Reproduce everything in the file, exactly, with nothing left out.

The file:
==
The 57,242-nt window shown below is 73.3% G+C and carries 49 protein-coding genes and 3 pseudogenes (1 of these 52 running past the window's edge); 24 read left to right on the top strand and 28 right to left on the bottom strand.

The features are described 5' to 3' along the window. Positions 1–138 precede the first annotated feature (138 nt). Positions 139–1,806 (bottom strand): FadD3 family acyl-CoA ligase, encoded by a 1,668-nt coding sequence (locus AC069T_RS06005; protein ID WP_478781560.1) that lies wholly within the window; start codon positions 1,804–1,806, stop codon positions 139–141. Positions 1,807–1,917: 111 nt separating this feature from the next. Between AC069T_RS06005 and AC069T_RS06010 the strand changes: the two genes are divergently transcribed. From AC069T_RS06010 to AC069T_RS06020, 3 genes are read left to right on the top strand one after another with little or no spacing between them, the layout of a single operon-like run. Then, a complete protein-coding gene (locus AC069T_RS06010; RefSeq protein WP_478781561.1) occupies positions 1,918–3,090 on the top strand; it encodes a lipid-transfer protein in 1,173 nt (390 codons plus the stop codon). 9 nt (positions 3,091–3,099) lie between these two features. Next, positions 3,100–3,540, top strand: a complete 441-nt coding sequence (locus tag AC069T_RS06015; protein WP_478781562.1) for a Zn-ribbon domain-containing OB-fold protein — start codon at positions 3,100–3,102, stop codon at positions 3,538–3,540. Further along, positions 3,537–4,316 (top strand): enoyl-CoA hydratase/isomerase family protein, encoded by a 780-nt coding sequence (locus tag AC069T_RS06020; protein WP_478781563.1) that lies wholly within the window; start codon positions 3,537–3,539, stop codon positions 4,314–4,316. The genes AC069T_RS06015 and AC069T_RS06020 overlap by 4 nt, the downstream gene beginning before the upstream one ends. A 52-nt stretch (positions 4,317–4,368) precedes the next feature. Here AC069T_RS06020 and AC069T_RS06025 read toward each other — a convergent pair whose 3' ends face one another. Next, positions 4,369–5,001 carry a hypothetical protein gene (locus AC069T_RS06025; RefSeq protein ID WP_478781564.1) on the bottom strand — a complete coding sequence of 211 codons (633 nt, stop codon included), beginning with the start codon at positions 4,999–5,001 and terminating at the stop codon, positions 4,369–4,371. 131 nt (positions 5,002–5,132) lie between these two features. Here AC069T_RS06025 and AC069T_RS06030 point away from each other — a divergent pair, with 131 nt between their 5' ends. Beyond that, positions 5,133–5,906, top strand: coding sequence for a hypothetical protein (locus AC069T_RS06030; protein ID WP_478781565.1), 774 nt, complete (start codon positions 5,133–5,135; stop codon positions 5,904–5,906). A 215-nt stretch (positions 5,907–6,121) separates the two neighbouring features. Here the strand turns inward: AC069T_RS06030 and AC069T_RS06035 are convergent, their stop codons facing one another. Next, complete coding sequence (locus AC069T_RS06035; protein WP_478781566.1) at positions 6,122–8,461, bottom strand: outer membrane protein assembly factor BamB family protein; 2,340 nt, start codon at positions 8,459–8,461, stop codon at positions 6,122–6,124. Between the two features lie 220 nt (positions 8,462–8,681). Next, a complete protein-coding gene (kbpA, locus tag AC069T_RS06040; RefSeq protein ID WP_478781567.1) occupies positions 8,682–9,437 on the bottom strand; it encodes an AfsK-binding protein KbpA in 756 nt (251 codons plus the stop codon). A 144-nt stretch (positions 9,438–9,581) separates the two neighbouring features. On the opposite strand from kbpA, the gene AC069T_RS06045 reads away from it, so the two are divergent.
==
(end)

The 57,242-nt window shown below is 73.3% G+C and carries 49 protein-coding genes and 3 pseudogenes (1 of these 52 running past the window's edge); 24 read left to right on the top strand and 28 right to left on the bottom strand.

The features are described 5' to 3' along the window. Positions 1–138 precede the first annotated feature (138 nt). Positions 139–1,806 (bottom strand): FadD3 family acyl-CoA ligase, encoded by a 1,668-nt coding sequence (locus AC069T_RS06005; protein ID WP_478781560.1) that lies wholly within the window; start codon positions 1,804–1,806, stop codon positions 139–141. Positions 1,807–1,917: 111 nt separating this feature from the next. Between AC069T_RS06005 and AC069T_RS06010 the strand changes: the two genes are divergently transcribed. From AC069T_RS06010 to AC069T_RS06020, 3 genes are read left to right on the top strand one after another with little or no spacing between them, the layout of a single operon-like run. Then, a complete protein-coding gene (locus AC069T_RS06010; RefSeq protein WP_478781561.1) occupies positions 1,918–3,090 on the top strand; it encodes a lipid-transfer protein in 1,173 nt (390 codons plus the stop codon). 9 nt (positions 3,091–3,099) lie between these two features. Next, positions 3,100–3,540, top strand: a complete 441-nt coding sequence (locus tag AC069T_RS06015; protein WP_478781562.1) for a Zn-ribbon domain-containing OB-fold protein — start codon at positions 3,100–3,102, stop codon at positions 3,538–3,540. Further along, positions 3,537–4,316 (top strand): enoyl-CoA hydratase/isomerase family protein, encoded by a 780-nt coding sequence (locus tag AC069T_RS06020; protein WP_478781563.1) that lies wholly within the window; start codon positions 3,537–3,539, stop codon positions 4,314–4,316. The genes AC069T_RS06015 and AC069T_RS06020 overlap by 4 nt, the downstream gene beginning before the upstream one ends. A 52-nt stretch (positions 4,317–4,368) precedes the next feature. Here AC069T_RS06020 and AC069T_RS06025 read toward each other — a convergent pair whose 3' ends face one another. Next, positions 4,369–5,001 carry a hypothetical protein gene (locus AC069T_RS06025; RefSeq protein ID WP_478781564.1) on the bottom strand — a complete coding sequence of 211 codons (633 nt, stop codon included), beginning with the start codon at positions 4,999–5,001 and terminating at the stop codon, positions 4,369–4,371. 131 nt (positions 5,002–5,132) lie between these two features. Here AC069T_RS06025 and AC069T_RS06030 point away from each other — a divergent pair, with 131 nt between their 5' ends. Beyond that, positions 5,133–5,906, top strand: coding sequence for a hypothetical protein (locus AC069T_RS06030; protein ID WP_478781565.1), 774 nt, complete (start codon positions 5,133–5,135; stop codon positions 5,904–5,906). A 215-nt stretch (positions 5,907–6,121) separates the two neighbouring features. Here the strand turns inward: AC069T_RS06030 and AC069T_RS06035 are convergent, their stop codons facing one another. Next, complete coding sequence (locus AC069T_RS06035; protein WP_478781566.1) at positions 6,122–8,461, bottom strand: outer membrane protein assembly factor BamB family protein; 2,340 nt, start codon at positions 8,459–8,461, stop codon at positions 6,122–6,124. Between the two features lie 220 nt (positions 8,462–8,681). Next, a complete protein-coding gene (kbpA, locus tag AC069T_RS06040; RefSeq protein ID WP_478781567.1) occupies positions 8,682–9,437 on the bottom strand; it encodes an AfsK-binding protein KbpA in 756 nt (251 codons plus the stop codon). A 144-nt stretch (positions 9,438–9,581) separates the two neighbouring features. On the opposite strand from kbpA, the gene AC069T_RS06045 reads away from it, so the two are divergent.